pthdnvr wrote:I need to create a file in u-law mono wav, 8000 Hz, 64 kbps for a telephony application.
I've tried some of the files attached in this thread but was not successful.
I've also tried to export from Audacity 2.0.2 in other uncompressed files with options set to, and project rate set to 8000 Hz.
Test 1: wav (microsoft) header and U-law encoding
Test 2: wav (Nist Sphere) header and U-law encoding
Test 3: RAW (headerless) with u-law encoding.
None were able to play. I have not tried command with SOX since I need to hand this over to other people to do on a dynamic basic (changing broadcast messages). I am however able to use GoldWave (software) to convert an audacity created wav-16 bit pcm file into the u-law mono, 8KHz, 64 kps (there's a option for this in Goldwave) and the file works when converted with GoldWave. I'd like to do this with Audacity.
Are you exporting a mono or stereo file from Audacity? The file should be mono.
The only difference I can see in the headers between the Goldwave export and the Audacity export is that the Goldwave export puts the FACT chunk right at the end of the file after the audio data. As far as I am aware this is not standard.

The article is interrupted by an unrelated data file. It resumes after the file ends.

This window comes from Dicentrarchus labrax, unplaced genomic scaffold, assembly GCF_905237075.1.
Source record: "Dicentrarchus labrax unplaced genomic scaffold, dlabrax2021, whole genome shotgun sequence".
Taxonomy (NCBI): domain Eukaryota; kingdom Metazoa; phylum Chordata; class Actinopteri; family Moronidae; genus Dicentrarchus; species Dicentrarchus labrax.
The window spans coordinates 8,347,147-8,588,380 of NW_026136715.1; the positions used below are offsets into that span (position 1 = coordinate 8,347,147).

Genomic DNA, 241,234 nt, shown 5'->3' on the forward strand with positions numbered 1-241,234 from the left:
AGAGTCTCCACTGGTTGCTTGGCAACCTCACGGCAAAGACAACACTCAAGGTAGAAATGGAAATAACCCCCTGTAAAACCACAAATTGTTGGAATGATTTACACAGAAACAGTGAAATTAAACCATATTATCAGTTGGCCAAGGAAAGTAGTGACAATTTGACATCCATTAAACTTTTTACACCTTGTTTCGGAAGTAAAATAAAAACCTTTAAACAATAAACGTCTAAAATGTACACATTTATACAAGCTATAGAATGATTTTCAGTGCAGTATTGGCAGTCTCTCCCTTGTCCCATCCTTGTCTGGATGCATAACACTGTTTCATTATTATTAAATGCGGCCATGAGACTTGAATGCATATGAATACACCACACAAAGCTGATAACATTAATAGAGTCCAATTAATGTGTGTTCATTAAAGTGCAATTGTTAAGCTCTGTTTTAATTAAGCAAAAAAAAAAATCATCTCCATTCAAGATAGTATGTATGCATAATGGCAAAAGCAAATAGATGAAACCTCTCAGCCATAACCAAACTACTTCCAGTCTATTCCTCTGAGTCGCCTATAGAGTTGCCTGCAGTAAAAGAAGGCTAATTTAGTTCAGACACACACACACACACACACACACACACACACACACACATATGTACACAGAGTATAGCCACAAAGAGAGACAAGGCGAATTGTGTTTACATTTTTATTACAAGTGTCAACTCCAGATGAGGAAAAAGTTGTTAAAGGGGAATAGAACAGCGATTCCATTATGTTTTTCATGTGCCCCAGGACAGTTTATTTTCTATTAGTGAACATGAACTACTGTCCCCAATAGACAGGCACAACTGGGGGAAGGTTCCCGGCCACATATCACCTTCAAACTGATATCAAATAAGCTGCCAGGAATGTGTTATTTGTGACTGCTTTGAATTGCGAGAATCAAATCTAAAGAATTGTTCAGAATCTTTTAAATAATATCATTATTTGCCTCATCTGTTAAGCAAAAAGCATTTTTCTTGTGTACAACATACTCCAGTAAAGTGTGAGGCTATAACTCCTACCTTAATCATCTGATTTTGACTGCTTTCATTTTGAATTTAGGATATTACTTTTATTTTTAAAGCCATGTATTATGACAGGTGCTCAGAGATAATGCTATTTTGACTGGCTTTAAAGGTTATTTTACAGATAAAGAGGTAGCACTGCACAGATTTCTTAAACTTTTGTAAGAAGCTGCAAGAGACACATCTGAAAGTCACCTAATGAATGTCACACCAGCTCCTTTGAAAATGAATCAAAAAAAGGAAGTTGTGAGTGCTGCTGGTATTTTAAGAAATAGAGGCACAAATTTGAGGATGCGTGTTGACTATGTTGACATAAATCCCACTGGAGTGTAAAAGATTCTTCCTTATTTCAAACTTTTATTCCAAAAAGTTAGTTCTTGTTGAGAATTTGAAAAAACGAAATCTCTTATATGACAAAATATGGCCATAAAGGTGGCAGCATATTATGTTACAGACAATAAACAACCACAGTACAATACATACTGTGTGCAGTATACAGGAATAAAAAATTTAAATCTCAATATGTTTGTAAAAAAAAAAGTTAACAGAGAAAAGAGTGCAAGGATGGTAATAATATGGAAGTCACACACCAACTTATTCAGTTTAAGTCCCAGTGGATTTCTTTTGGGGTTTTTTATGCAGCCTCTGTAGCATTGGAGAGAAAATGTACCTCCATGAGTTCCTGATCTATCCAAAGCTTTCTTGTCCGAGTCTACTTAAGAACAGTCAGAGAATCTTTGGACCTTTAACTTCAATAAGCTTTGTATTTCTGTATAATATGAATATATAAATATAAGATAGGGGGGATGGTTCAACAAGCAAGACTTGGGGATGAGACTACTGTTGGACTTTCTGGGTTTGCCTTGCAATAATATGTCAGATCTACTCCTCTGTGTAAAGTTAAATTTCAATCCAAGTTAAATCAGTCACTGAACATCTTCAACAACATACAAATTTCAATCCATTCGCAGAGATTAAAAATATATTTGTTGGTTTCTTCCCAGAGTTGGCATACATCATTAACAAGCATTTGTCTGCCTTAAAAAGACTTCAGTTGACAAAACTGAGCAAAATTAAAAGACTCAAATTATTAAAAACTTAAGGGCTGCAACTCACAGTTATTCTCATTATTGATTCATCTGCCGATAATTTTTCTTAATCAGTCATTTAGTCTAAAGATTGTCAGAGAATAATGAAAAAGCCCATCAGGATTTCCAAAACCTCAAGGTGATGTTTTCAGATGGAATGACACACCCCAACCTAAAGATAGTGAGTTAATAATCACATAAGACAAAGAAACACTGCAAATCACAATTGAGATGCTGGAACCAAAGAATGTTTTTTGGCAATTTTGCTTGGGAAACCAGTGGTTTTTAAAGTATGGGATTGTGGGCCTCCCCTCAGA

- an unmodified Audacity-exported 8000 Hz 8-bit U-Law-encoded WAV file (the FACT chunk is before the audio data as normal)
- the same Audacity-exported 8000 Hz 8-bit U-Law-encoded WAV file but modified so that the FACT chunk is moved to the end of the file
- the same Audacity-exported 8000 Hz 8-bit U-Law-encoded WAV file but with the FACT chunk duplicated at the end of the file.
I don't think I would recommend Audacity exporting a file with the FACT chunk at the end in case some applications did not like it, but a duplicated FACT chunk might be OK.
Which of files a, b and c play in your application?
To make these sort of changes yourself, you can use a hex editor.